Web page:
It occurs to me that I’ve had animals in my life that would learn something like this quickly, like the black bears and I’ve also had animals that would be trailing behind the grizzlies.
Have you had a particularly smart (or not) animal in your life?
Today’s post comes to us from Jacque.
Sometime this last summer I saw the strangest thing—a male peacock crossed the road in front of my car in hot pursuit of a turkey hen. They disappeared into the woods at top speed.
“HMMM, I thought. Did I really see that?”
When I got home I told Lou about it and we had a good laugh, labeling the pair “The Odd Couple.” They were kind of the Julia Roberts and Lyle Lovett of the bird world. Remember that one? Two mismatched, high profile celebrities that impulsively got married then inevitably they divorced.
In September before I left for Ireland, I saw a blurb about a similar thing somewhere else on the news or on the internet. I searched YouTube, that faithful documenter of daily life, for similar henomena and came up with an impressive visual library of involvement between peacocks and other fowl. It turns out that peacocks “sleep” with anybody. Apparently, peacocks and peahens are the sluts of the fowl world. I suppose if you have all that impressive featherage, it cannot be wasted.
Here is a YouTube of a news report of a peacock in Victoria, Canada and a domestic turkey .
What sight causes you to say, “Did I see that?”
It’s that time of year again; Daylight Savings Time ends tomorrow and we all (well most of us anyway) in the U.S. get to fall back an hour.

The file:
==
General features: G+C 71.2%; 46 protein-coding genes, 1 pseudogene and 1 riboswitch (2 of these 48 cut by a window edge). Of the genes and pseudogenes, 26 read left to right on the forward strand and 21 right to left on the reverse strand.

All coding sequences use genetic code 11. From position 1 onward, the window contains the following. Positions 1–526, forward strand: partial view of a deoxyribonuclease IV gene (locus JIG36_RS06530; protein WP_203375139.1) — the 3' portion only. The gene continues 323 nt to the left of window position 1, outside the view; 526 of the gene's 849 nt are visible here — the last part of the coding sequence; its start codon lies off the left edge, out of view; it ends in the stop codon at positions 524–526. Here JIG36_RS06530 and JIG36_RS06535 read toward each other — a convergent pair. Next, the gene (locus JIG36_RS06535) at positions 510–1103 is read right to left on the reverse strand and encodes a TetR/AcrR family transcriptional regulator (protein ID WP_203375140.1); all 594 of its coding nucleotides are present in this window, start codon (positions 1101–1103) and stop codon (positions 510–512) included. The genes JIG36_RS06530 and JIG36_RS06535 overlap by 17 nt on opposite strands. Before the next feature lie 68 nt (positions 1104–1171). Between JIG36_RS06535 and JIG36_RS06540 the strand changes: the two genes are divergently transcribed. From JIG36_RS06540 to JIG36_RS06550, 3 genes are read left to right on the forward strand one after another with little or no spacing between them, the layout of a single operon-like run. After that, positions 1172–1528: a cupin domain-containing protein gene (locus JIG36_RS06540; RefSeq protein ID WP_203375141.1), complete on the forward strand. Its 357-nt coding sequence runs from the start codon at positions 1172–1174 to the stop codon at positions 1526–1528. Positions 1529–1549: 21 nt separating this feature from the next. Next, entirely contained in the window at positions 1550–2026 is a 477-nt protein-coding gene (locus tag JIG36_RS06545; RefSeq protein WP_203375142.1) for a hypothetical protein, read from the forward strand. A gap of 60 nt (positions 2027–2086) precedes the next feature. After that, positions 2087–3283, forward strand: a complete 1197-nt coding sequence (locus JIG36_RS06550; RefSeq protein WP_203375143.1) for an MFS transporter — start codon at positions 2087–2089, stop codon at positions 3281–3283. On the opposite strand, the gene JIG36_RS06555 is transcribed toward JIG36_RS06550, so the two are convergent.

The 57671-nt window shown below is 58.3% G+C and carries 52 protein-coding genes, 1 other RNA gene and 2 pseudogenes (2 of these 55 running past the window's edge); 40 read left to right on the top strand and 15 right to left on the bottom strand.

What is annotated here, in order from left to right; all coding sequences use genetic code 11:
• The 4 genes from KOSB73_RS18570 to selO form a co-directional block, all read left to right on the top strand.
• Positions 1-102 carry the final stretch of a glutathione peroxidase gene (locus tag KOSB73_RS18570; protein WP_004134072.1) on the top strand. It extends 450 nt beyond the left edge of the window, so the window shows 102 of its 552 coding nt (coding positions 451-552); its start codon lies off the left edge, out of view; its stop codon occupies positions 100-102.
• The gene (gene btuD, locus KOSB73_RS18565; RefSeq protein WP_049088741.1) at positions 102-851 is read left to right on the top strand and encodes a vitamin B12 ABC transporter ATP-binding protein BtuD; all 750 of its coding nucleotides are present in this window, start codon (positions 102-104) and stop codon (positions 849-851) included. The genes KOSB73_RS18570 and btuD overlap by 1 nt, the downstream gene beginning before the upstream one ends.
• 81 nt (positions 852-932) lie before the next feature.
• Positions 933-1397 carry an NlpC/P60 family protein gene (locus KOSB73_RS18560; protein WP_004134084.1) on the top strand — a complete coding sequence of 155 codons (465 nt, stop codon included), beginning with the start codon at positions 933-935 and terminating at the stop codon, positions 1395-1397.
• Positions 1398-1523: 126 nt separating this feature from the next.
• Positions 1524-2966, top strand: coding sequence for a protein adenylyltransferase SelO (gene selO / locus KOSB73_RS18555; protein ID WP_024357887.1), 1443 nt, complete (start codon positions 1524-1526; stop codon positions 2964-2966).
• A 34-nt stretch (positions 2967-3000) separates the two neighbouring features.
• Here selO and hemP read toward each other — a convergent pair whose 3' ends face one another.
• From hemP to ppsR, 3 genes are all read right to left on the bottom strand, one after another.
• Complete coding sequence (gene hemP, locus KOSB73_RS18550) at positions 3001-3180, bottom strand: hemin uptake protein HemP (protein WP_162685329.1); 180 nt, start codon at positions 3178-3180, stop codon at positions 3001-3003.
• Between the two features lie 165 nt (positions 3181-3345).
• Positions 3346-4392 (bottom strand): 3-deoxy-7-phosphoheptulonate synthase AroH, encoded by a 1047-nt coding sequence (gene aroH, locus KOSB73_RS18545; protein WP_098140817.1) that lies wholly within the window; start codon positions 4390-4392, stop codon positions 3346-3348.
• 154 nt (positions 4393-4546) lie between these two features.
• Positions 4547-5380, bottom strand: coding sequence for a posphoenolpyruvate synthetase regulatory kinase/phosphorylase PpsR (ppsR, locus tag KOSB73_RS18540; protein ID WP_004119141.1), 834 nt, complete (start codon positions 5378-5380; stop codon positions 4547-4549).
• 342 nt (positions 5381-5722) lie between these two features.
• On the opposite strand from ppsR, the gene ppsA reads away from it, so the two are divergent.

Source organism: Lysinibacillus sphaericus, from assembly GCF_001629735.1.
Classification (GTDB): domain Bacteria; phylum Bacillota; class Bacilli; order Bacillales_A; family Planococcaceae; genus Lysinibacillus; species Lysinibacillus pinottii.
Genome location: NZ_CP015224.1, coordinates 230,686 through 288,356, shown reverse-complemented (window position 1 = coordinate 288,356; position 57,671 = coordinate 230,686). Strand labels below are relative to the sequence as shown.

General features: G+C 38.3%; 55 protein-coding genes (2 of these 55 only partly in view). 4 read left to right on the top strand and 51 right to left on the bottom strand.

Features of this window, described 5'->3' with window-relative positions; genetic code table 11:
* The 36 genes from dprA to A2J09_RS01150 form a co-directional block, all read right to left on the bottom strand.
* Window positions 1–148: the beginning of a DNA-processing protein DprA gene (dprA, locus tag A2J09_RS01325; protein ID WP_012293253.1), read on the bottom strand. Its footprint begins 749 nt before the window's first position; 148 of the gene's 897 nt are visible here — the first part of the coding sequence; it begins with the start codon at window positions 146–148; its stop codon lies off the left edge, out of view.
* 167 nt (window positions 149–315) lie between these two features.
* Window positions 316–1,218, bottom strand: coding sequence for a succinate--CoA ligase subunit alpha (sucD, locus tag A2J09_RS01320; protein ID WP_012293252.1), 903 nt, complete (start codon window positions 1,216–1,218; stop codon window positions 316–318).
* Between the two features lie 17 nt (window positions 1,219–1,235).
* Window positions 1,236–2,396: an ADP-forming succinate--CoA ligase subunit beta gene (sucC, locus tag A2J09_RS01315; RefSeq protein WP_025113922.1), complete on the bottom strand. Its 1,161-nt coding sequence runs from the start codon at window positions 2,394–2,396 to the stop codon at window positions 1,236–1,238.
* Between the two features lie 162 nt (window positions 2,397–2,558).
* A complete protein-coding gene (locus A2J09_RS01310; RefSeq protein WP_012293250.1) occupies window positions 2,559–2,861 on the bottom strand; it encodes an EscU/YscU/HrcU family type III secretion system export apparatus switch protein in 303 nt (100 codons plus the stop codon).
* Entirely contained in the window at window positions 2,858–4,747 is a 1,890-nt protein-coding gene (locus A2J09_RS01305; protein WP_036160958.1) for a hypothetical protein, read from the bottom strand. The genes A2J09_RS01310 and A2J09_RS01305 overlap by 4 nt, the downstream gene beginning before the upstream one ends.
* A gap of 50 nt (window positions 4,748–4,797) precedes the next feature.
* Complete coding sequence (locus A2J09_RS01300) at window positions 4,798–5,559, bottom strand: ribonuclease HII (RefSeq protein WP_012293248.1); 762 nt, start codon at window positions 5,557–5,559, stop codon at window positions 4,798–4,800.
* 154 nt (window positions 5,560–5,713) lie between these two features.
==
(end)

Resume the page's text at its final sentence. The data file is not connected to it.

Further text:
Apparently in all the years that we’ve had DST (starting during World War I and then reinstituted during World War II), no one has been able to do a definite study that proves one way or the other that DST saves energy. It’s a bit of a pain; way too many clocks if you count all the electronics and the clock on the stove is very finicky. Last spring it took me almost 5 minutes to get it changed.
There is one big benefit of DST at our house; we use it as a reminder to change the batteries in our smoke detectors and our carbon monoxide detector. Because of this we know that the batteries are always in good shape.
What are you going to do with your extra hour? (apologies to Arizona, Hawaii, Puerto Rico, USVI, Guam and Samoa)
When people ask me which season is my favorite, I don’t have to think – winter. I love all the seasons and I love the change from one season to the next, but winter is my hands-down favorite. Brisk temperatures, snow, fires in the fireplace, hot chocolate, ugly sweaters – the works.
Even though I adore it, I’m not ready for winter yet. My cold weather clothes are still in the attic, I haven’t adjusted the automatic thermostat in the house and this morning I realized I’m not quite ready to give up my Birkenstock sandals for the next six months yet. I just don’t have my winter attitude yet.
Hopefully I’ll get my winter attitude soon; my feet were really cold today, especially coming home from work today in the cold, cold rain.
What do you need to do to get ready for winter?